Nancy Polikoff

Law professors' conference addresses needs of same-sex partners in a "defense of marriage" state

Filed By Nancy Polikoff | December 29, 2009 9:30 AM | comments

Filed in: Marriage Equality, Politics
Tags: Association of American Law Schools, Defense of Marriage Act, Louisiana

Next week, the Association of American Law Schools will hold its annual meeting in New Orleans. This is the annual meeting of law professors from across the country.

In acknowledgment of the needs of same-sex and unmarried partners in a state with a "defense of marriage" act, the AALS's executive director, Susan Westerberg Prager, today sent out the following message to all attendees. I am reprinting it in full here because I hope other associations with plans to hold meetings in states that refuse to recognize the needs of same-sex and unmarried different-sex partners will follow this fine example provided by the AALS.

December 28, 2009

Message to Annual Meeting Attendees:

Because Louisiana has placed in its constitution what is commonly referred to as a "Defense of Marriage" law, we have put in place some precautionary assistance for Annual Meeting registrants and their guests. This message is intended for those of you who are either unmarried but have a partner, married but in a marriage that would not be recognized by Louisiana Law, or who have a family member in one of these categories who will travel with you to New Orleans. Even in states that do not have such a law, there have been reports of hospital personnel who will not allow same sex partners visitation accorded family members, or who may even attempt to make the exercise of a health care power of attorney difficult. (For convenience of communication, I use the term "partner" in this message to refer to married and unmarried partners.)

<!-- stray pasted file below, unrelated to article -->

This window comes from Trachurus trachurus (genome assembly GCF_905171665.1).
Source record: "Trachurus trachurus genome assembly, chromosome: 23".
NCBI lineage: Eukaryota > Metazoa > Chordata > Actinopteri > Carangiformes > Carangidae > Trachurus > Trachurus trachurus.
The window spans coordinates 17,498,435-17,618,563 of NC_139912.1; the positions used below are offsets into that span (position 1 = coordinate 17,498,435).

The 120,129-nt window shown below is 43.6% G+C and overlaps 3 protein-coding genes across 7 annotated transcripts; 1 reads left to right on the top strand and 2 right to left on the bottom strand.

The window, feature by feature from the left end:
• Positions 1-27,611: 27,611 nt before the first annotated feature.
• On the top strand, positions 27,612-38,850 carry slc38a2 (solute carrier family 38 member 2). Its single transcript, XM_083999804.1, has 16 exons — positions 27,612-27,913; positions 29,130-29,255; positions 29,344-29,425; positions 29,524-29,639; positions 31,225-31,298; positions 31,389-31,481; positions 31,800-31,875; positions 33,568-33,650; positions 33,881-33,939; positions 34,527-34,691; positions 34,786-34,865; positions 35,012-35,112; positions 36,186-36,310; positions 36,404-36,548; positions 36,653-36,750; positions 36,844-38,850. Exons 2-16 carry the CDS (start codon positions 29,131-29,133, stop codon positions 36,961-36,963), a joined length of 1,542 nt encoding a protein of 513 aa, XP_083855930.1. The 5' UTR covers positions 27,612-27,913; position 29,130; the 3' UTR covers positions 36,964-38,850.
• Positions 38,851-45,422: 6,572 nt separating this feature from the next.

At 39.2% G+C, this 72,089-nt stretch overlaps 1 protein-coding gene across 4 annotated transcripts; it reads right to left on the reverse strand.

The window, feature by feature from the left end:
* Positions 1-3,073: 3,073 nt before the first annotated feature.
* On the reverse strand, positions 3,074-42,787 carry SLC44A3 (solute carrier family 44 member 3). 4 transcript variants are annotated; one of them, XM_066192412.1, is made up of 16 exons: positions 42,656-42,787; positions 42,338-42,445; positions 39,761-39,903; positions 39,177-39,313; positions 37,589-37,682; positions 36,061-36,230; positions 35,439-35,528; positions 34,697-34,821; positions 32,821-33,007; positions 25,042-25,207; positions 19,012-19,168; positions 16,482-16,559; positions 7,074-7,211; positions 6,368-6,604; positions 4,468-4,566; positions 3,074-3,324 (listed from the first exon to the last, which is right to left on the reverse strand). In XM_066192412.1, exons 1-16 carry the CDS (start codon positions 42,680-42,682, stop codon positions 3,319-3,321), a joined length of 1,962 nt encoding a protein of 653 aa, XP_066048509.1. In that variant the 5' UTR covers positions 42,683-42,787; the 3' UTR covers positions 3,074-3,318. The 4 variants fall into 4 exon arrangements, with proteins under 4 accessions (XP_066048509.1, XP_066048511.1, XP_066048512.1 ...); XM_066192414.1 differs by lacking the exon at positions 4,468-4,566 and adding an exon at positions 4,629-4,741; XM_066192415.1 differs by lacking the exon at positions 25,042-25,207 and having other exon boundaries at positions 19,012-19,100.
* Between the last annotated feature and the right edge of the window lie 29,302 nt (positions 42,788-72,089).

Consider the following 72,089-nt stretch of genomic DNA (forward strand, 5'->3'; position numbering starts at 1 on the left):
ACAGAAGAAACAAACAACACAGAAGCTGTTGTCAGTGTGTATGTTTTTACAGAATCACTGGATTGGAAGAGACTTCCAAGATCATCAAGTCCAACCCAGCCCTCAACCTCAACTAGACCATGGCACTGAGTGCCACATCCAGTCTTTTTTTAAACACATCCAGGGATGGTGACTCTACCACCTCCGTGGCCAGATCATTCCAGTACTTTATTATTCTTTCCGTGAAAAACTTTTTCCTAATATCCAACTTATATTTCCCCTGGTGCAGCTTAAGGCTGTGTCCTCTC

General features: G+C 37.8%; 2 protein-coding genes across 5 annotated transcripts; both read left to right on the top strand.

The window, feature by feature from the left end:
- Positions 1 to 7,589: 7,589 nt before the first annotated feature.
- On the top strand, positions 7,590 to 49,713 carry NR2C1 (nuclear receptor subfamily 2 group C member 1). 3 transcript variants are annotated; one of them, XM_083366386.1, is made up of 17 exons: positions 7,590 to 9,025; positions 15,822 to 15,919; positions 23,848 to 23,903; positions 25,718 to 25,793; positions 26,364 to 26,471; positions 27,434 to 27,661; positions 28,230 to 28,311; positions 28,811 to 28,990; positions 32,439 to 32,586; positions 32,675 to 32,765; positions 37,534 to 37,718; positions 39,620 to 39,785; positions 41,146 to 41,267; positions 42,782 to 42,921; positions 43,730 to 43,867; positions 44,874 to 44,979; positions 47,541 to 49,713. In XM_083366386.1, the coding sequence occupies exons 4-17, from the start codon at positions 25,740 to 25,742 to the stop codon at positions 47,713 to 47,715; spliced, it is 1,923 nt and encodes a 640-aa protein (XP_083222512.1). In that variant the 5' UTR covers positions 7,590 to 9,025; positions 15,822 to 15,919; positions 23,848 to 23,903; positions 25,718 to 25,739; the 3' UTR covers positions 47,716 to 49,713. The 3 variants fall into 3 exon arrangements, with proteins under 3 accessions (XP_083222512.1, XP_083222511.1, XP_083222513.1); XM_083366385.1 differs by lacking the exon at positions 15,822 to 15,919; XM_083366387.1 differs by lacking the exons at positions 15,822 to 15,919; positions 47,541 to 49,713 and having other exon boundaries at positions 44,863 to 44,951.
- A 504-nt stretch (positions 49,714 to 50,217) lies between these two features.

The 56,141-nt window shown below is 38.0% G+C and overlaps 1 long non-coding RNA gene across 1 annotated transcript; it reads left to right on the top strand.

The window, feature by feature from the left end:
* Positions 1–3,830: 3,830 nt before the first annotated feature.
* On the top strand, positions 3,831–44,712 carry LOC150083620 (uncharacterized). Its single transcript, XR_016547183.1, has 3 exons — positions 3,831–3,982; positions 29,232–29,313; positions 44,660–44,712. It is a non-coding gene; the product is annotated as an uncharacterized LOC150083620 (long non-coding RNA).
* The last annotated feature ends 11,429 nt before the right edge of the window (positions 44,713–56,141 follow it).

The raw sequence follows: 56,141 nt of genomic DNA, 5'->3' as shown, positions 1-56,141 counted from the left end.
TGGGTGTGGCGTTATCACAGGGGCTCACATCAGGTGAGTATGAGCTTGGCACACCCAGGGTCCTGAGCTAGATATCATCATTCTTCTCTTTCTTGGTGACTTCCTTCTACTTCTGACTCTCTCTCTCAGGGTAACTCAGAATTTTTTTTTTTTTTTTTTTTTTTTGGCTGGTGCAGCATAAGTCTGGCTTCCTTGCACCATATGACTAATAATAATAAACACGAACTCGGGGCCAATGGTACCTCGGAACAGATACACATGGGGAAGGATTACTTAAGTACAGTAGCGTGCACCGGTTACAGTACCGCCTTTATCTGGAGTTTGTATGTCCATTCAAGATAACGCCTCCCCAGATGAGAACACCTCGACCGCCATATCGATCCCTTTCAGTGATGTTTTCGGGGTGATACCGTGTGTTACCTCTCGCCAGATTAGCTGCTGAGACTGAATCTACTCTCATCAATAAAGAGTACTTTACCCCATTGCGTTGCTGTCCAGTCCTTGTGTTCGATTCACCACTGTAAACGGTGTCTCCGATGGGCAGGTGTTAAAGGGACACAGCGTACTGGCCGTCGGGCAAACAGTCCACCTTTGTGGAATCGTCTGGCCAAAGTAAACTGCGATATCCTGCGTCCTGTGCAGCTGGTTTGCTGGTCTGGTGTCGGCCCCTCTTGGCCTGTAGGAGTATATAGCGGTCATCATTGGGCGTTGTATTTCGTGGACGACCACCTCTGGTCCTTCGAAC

AALS Managing Director Jane La Barbera has explored the practices in New Orleans, and has vigorously emphasized to the New Orleans Convention Bureau our concerns. We have received strong assurances that health care Powers of Attorney will be recognized by hospitals in the region, regardless of the relationship of the patient and the person holding the power. We have had that verified by the leadership of the Tulane Medical Center.

However, we do want to be of assistance to you in New Orleans if any of the following difficulties occur during the AALS Annual Meeting. Should any attendee or guest of an attendee experience a hospital refusing access (to the patient) to the patient's partner, or refusing the partner access to the patient's hospital doctors, or if hospital personnel are reluctant to recognize a power of attorney, we are providing the following list of individuals who are available to assist you. (The first is a local lawyer provided to AALS by the New Orleans Convention and Visitors Bureau without fee to AALS or our registrants. The second and third are AALS volunteers: Taylor is a Professor colleague who is incoming chair of the AALS Section on Sexual Orientation and Gender Identity Issues, and Jim is the lawyer spouse of the longtime Professor and Dean who is writing this message.) (I am omitting the phone numbers provided for the lawyers --np)